By Elizabeth Davies
Let’s talk about sex… because everyone else is.
On Sunday the Chow brothers dropped their proposal to build a 15 story mega-brothel in Auckland’s CBD opposite SkyCity.
As church groups rejoice and concerned conservatives breathe a sigh of relief that Auckland will no longer be the Oceanic Sin City it could have been, I’m left wondering if this is something celebration-worthy.
For starters, the decision is far from the moral victory so many will claim. Like so many ventures its downfall was mostly financial; legal battles with opposition and a notable lack of momentum forced the Chows to weigh up risk and reward, and at this stage it just doesn’t seem worth it.
The whole point in decriminalising prostitution was to provide sex workers with the same protections and rights as other employees.
There was also the belief that by bringing the sex industry under the jurisdiction of the law, sex workers would be physically safer and have an improved lifestyle.
It is public and police awareness that protect sex workers. Properly established brothels enforce safe-sex policies, provide their workers with regular sexual health checks and drug screening and ensure that workers are of legal age.
It is the sex industry that goes unseen that is where our concern should lie.
Sex workers who work on the street are more likely to engage in drug use, be underage, suffer from STIs, or not fit into a particular gender or sexuality box, all of which prevent them from finding work in legitimate brothels. They are also more exposed to risk of rape and assault.
Small residential brothels with four or fewer workers are not required to have a brothel licence, giving them no one to answer to regarding how their workers are treated.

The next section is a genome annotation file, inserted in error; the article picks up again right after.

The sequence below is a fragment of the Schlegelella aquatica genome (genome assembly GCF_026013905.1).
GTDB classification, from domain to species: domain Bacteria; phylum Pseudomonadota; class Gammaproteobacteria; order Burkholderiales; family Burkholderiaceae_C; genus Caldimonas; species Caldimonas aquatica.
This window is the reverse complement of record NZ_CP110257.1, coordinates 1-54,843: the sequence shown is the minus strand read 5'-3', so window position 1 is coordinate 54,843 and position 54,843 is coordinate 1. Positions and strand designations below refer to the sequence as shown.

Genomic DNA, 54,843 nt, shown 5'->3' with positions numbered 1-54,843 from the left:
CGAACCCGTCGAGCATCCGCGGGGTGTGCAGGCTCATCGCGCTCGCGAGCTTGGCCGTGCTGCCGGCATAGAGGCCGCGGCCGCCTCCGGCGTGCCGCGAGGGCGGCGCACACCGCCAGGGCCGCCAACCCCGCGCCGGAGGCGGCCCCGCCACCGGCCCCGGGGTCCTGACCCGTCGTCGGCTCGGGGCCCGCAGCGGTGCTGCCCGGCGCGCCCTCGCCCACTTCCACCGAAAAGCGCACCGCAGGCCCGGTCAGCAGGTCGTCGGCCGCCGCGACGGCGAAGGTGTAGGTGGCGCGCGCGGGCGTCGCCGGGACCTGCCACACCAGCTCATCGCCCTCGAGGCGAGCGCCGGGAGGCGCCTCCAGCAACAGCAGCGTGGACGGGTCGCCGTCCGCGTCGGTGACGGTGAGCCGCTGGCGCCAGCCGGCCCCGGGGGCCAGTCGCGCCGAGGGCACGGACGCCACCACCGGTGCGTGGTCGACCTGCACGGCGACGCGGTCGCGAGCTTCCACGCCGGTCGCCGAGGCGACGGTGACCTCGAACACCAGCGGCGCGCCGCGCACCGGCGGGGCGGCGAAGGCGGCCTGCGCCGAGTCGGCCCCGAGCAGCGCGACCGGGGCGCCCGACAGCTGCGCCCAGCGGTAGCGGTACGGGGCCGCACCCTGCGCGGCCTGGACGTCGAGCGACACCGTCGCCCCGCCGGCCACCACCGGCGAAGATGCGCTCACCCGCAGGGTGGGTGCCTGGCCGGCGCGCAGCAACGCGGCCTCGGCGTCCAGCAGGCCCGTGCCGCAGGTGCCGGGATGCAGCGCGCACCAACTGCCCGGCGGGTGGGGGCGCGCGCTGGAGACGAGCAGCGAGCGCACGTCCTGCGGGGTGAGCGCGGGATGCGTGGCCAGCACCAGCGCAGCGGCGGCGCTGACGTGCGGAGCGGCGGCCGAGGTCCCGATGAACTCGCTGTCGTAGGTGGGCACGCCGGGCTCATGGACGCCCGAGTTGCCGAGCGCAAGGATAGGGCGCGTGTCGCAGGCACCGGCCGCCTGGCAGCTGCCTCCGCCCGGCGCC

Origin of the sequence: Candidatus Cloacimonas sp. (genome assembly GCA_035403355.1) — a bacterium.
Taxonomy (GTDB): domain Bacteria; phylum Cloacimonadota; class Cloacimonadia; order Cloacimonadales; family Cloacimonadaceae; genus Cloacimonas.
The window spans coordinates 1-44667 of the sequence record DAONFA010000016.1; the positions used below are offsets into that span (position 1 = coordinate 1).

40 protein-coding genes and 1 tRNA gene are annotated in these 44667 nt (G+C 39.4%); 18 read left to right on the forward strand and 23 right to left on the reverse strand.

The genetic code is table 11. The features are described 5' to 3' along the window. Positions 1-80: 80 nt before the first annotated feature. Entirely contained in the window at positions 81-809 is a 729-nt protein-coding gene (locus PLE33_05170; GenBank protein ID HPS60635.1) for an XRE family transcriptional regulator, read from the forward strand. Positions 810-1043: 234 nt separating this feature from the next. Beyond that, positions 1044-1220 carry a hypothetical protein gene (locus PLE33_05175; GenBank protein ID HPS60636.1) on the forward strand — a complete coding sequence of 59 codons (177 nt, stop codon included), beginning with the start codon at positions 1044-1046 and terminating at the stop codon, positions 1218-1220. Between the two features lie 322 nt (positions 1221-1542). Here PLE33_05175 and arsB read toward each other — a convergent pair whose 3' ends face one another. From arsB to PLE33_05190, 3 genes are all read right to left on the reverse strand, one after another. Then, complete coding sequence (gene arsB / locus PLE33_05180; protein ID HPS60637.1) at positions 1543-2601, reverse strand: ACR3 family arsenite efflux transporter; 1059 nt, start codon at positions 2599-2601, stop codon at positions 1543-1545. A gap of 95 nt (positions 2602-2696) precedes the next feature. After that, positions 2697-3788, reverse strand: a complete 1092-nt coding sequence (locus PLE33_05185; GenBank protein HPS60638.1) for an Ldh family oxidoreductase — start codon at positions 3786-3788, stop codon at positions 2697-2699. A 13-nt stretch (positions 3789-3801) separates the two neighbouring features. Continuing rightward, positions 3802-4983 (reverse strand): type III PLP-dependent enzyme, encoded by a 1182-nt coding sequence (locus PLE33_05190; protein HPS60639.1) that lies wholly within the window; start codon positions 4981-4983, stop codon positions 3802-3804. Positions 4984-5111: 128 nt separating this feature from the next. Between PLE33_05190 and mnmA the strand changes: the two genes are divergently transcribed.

By establishing a large central brothel, smaller residential brothels could be forced to close, solving a number of concerns for Manukau Rd residents and their unwelcome midnight callers.
There have been increasing reports of young Asian women on international student visas being lured into sex work, specially in these small, predominantly Asian-run, residential brothels and ‘massage parlours’. Those on temporary visas are not permitted to work within the NZ sex industry.
Preventing a large central brothel being built won’t put an end to prostitution.
It simply means the sex industry will further spread into residential zones, causing further complaints.
Wouldn’t everyone prefer sex being bought opposite a casino, rather than a school?
The sex industry is dominated by young women, eager to earn money fast, pay off debts and financially support themselves. Some may enter the industry in an act of financial desperation because jobs these days are poorly paid and hard to come by. Others may feel a sense of sexual empowerment and value the financial opportunities sex work provides.
A woman’s body is hers alone and what she chooses to do with it is her business.
Our primary concern should be minimising the risks to the individual in her chosen profession.
The Chow brothers’ decision to not go ahead with the brothel does not directly translate to fewer prostitutes, only fewer safe options for sex workers.